As artificial intelligence (AI) technology continues to surge forward in leaps and bounds, the role of humans alongside robots and machines in the workplace has been brought into question more than ever before.
The emergence of delivery drones, driverless cars, hyperloops, 3D printing, virtual reality and other automation technologies are incredibly exciting innovations. But will we lose our jobs to robots? What will workplaces of the future look like? Can there be a harmonious working relationship between humans and machines?
It all sounds like something from a science fiction film. But the future has arrived.
Ericsson Australia and New Zealand head of innovation Sarah Goss is optimistic about the role of humans in future workplaces. Goss said humans will be the ‘team leaders’ in future workplaces, with strong communication and negotiation skills, and robots will conduct the routine work.
“There’s massive potential for machines, robots and AI, to enhance the ability for us to perform our jobs – and hopefully we can do the work we really enjoy, and leave the lower order tasks to automation or robots,” she said.
“In today’s world, our ability to keep up with the rapid pace of change in new knowledge and new research - we don’t have that capacity alone as humans. We need machines.”
Goss said case studies in the health sector had provided interesting results.
“We know from the health sector that for doctors and clinicians to keep current with research as it hits the market, they’d have to be reading 24 hours per day. And it’s not possible. So the ability of a machine to sit alongside them and assist them with their work helps bring that knowledge to the fore.
“Machines can tell you what’s relevant, give analysis, provide recommendations and present options to you. The final course of action still rests with the doctor. But they use the AI to get to that point sooner in a much more evidence based fashion.”
Goss said leadership and communication skills will become increasingly vital.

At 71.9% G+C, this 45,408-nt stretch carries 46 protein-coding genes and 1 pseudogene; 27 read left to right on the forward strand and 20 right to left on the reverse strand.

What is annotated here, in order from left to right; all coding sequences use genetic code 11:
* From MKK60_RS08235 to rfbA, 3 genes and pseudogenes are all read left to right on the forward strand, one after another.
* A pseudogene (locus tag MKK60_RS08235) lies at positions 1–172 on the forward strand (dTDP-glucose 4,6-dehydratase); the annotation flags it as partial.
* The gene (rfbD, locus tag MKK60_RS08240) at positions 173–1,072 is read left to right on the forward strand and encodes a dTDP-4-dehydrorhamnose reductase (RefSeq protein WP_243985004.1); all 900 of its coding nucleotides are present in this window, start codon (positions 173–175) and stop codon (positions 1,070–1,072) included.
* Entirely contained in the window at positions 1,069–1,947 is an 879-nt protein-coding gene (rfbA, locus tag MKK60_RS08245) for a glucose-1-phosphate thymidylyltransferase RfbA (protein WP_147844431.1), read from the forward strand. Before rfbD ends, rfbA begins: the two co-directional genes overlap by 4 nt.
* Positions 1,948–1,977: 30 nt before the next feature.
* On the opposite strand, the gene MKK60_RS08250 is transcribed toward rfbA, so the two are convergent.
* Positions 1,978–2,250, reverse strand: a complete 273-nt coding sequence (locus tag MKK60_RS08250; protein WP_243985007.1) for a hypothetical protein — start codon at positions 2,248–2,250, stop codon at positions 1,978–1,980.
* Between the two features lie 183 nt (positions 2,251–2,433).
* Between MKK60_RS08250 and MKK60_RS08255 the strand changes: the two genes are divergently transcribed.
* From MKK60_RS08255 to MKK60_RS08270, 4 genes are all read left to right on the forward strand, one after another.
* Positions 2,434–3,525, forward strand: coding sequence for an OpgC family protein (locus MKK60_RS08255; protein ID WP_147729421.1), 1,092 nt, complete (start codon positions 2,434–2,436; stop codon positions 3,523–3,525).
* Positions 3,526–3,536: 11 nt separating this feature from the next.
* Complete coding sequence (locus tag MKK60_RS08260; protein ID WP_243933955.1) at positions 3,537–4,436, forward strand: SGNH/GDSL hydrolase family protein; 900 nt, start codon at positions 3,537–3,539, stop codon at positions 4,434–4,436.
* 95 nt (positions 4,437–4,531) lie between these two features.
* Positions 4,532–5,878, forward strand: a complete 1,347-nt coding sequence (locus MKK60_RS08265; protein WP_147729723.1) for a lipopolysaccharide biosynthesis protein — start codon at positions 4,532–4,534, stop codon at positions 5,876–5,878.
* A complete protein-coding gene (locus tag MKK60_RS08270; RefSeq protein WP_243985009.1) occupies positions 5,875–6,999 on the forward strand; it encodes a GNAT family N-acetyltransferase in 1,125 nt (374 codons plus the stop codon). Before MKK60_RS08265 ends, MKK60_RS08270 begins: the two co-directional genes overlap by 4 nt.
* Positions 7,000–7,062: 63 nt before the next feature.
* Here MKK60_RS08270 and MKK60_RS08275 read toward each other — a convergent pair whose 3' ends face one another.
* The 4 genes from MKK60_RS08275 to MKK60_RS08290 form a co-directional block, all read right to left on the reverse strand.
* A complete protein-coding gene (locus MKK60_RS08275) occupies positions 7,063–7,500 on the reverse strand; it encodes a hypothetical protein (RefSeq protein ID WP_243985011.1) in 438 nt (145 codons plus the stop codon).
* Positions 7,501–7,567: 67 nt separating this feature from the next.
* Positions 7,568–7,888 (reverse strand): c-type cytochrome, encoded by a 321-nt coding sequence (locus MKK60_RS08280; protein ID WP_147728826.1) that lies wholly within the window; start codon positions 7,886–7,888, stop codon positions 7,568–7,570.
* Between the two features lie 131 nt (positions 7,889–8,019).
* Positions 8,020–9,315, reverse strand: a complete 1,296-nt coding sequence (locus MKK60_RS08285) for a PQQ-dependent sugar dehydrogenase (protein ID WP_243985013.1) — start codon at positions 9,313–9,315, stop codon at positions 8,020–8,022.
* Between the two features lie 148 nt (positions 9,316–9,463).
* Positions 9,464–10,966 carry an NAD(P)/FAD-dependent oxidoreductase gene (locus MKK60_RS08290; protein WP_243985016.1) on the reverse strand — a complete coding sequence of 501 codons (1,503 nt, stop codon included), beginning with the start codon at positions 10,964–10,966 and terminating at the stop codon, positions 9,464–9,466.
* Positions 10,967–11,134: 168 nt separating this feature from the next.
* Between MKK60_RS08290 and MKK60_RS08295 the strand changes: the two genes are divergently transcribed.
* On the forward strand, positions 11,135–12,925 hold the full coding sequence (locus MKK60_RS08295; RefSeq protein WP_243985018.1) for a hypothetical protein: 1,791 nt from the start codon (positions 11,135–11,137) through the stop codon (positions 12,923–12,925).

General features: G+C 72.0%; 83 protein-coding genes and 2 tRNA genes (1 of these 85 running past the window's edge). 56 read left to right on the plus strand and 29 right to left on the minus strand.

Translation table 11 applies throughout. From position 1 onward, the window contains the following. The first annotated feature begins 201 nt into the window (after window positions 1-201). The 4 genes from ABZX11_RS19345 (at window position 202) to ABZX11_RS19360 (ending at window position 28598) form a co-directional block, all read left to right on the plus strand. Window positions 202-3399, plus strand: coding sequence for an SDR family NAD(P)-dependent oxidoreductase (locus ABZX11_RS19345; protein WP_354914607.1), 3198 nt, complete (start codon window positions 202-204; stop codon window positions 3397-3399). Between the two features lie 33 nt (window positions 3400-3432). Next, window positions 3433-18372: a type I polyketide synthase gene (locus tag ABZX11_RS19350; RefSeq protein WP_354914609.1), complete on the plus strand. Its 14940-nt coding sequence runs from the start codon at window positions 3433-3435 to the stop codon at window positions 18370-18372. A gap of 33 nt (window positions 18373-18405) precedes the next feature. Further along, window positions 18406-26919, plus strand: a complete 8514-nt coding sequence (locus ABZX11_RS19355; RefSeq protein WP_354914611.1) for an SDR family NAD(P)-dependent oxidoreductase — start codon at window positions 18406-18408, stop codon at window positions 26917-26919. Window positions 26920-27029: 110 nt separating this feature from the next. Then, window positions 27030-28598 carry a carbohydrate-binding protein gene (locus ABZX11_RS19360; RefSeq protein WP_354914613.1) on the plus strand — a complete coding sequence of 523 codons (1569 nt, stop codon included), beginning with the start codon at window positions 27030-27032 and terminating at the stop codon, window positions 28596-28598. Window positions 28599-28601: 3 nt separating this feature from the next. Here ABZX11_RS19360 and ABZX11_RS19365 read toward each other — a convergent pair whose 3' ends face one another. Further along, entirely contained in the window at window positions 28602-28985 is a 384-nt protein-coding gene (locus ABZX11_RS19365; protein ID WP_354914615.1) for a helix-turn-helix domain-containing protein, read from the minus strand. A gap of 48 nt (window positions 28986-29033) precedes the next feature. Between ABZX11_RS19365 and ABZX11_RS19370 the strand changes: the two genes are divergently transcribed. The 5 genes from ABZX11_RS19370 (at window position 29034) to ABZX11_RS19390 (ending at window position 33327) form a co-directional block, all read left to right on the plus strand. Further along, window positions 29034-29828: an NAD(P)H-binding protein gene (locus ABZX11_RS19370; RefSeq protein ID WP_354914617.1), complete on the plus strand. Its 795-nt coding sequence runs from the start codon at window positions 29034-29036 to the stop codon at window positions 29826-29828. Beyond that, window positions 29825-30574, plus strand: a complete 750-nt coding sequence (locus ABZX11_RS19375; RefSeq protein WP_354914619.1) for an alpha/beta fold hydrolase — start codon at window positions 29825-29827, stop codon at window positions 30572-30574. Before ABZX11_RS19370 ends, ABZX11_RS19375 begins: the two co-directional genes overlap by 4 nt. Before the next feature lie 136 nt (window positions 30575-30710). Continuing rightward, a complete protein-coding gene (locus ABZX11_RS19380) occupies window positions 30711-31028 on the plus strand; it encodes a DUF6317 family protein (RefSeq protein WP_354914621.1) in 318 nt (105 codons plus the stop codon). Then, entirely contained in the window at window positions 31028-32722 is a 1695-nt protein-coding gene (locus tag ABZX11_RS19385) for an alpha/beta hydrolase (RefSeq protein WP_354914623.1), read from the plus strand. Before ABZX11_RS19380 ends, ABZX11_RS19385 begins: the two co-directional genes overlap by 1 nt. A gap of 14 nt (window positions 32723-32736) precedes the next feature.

“You hire someone based on their soft skills, their positions of leadership or participation in the community. It could be their entrepreneurial spirit, their team work, or their communication skills,” she said.
RMIT’s Associate Dean for computer science and software engineering, Professor John Thangarajah said computer programming language was the most commonly spoken language in the world.
“Twenty years ago if you had a degree or a Bachelor of Computer Science or IT, you would probably have worked for a software company. That’s absolutely changed, because every single industry needs people who are computer savvy,” he said.
“The way we learn things have changed. We must not forget to find something you enjoy doing. Learn the fundamentals and learn them very well. At university, the fact that we have microcredentials that can go on top of undergraduate or postgraduate study, that’s absolutely the way to go.
Thangarajah said good communication ‘soft skills’ will be crucial in future workplaces.
“The real power of AI, in my opinion, is to extend and enhance human skills. To do that effectively, you still have to have a human there,” he said.
“One of the key things humans do better than robots is understanding. Moving forward we should look at ways of extending our skills, but have the human input to make things a lot better.
RMIT University Vice-Chancellor Martin Bean said it was the marriage of humans and robots, or intelligent agents, that was critical to success.
“That’s why micro-credentials are so important. We can’t all necessarily give up our full time job, put our family on hold, and go back to university the way we did with our undergraduate degree,” he said.
“If you do a six week micro-credential course, you can very quickly build a bridge. I think we need to get out of the elitist beliefs that the ability to skate into these jobs are defined by our current state of education.
“We need to break out of those pathways. And step up to our responsibilities to help re-educate people.”
Story: Rowan Roebig
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